Council of Europe adopted a Convention on Preventing and Combating Violence against Women and Domestic Violence on 10-11 May 2011 in Istanbul at the 121st Session of the Committee of Ministers, where it was immediately opened for signatures.[:]
Chairwoman Hautala hailed the adoption of the Convention as a landmark achievement in the protection of women from all forms of violence. To eradicate gender based violence, legal measures of this kind are needed. Without effective prosecution and protection, the fight against domestic abuse cannot be won.
The Convention is the first binding European instrument specifically dealing with violence against women. Even despite the fact that it builds on the 1979 UN Convention for the Elimination of all Forms of Discriminations against Women, it is still controversial. Some countries were attacking the content and aimed to water down the provisions. It has been reported, amongst others, that UK made attempts to deny that violence against women could be considered a human rights issue, Russia tried to exclude the mention of same-sex couples while Italy wanted to withdraw provisions on protection for migrant women. Some countries already announced that they will not ratify it, including Bulgaria and Russia. “Such attitudes amongst the Pan-European family are greatly disappointing at this time and age. These concepts should not be an issue of contention anymore,” Chairwoman Hautala noted.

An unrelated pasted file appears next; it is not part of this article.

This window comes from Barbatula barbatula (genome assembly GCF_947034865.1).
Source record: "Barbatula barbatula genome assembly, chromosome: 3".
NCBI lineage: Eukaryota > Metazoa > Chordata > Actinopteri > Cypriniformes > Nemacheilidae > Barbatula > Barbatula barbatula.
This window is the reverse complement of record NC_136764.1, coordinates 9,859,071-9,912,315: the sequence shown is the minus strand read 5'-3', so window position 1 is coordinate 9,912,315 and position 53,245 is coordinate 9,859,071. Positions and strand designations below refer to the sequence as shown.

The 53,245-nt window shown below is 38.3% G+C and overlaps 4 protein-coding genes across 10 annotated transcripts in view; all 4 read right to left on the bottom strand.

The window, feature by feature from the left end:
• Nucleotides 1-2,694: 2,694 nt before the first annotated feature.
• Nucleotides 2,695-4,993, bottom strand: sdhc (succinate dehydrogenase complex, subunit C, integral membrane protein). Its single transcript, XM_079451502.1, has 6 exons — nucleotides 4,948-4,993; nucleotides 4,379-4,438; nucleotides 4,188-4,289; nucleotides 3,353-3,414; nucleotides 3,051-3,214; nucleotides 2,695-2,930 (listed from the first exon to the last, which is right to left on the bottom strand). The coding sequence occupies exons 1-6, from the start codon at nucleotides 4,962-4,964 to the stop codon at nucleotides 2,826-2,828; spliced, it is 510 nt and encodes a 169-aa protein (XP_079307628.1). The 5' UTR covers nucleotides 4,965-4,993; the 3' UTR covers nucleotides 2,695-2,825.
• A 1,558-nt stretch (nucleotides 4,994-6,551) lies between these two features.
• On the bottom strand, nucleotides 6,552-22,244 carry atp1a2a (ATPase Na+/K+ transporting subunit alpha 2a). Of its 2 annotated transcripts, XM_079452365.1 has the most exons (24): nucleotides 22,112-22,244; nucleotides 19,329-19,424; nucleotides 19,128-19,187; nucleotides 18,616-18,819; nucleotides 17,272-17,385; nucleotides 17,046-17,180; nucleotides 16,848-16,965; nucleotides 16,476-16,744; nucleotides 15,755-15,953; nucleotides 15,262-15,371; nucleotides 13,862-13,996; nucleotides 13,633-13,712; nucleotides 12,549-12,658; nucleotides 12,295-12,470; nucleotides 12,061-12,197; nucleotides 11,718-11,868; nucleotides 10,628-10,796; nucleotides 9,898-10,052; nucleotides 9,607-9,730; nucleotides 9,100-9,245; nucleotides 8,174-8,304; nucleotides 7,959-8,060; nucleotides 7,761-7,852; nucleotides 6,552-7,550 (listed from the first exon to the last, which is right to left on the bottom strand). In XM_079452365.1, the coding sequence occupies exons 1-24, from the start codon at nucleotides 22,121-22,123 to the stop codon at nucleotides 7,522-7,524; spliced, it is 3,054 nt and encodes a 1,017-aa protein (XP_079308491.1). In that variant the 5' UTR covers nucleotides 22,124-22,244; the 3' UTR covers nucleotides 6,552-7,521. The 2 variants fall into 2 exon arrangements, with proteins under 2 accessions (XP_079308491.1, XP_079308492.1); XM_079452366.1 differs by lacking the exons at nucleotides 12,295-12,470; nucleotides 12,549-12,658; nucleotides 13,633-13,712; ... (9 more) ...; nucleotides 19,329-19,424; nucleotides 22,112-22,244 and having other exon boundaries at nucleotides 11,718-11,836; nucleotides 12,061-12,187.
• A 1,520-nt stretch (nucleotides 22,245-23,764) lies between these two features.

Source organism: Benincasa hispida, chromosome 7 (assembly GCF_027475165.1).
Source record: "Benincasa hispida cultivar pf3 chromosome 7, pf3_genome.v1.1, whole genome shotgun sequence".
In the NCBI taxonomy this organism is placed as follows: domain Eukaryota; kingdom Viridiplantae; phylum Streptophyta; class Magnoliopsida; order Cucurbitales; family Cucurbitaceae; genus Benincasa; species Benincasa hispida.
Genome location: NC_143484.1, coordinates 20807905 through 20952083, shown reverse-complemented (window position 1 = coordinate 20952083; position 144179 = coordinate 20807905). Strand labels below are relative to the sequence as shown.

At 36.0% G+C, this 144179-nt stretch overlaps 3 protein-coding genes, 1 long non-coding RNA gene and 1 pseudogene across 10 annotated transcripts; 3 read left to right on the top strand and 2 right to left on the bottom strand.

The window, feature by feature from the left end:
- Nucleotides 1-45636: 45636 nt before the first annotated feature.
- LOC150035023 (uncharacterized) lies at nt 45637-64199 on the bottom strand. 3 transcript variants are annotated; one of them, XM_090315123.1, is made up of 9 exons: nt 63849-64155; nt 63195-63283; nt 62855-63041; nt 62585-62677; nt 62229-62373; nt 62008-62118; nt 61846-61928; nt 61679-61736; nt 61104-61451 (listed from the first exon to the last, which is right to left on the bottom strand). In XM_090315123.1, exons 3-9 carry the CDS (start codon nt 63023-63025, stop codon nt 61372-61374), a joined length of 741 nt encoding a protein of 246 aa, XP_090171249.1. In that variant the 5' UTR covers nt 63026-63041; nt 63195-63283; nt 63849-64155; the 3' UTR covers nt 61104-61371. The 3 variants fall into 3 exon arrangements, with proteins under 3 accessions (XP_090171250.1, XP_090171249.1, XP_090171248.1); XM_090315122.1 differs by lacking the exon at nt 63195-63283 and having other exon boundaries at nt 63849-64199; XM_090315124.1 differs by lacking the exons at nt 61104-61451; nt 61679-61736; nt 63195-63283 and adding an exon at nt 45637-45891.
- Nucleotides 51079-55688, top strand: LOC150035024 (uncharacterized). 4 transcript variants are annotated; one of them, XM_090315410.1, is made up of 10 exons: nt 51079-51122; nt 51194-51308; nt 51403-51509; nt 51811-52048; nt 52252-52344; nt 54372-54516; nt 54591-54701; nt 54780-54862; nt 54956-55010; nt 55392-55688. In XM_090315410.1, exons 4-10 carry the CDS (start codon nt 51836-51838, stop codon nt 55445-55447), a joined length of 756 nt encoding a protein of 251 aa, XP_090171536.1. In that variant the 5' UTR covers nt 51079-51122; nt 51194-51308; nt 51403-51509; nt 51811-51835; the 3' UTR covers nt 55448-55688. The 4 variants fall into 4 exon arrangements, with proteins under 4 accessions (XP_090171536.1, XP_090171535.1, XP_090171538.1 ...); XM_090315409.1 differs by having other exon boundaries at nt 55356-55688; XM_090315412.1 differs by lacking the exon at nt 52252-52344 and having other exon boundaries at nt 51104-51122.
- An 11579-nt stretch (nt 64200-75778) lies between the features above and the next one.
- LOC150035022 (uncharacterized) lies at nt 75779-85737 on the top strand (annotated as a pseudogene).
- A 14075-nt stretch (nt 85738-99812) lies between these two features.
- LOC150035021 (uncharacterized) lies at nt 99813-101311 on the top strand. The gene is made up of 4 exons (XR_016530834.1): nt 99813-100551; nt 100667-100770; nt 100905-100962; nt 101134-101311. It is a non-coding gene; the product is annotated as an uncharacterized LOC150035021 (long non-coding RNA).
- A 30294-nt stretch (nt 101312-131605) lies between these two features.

Since the adoption of the Lisbon Treaty the EU has the opportunity to ratify the Convention, but announcement to this effect has not been made yet. “This ratification would further enhance the protection and promotion of rights of women across the board in Europe. This ratification is nothing less than imperative; these provisions must become also EU law,” she emphasized.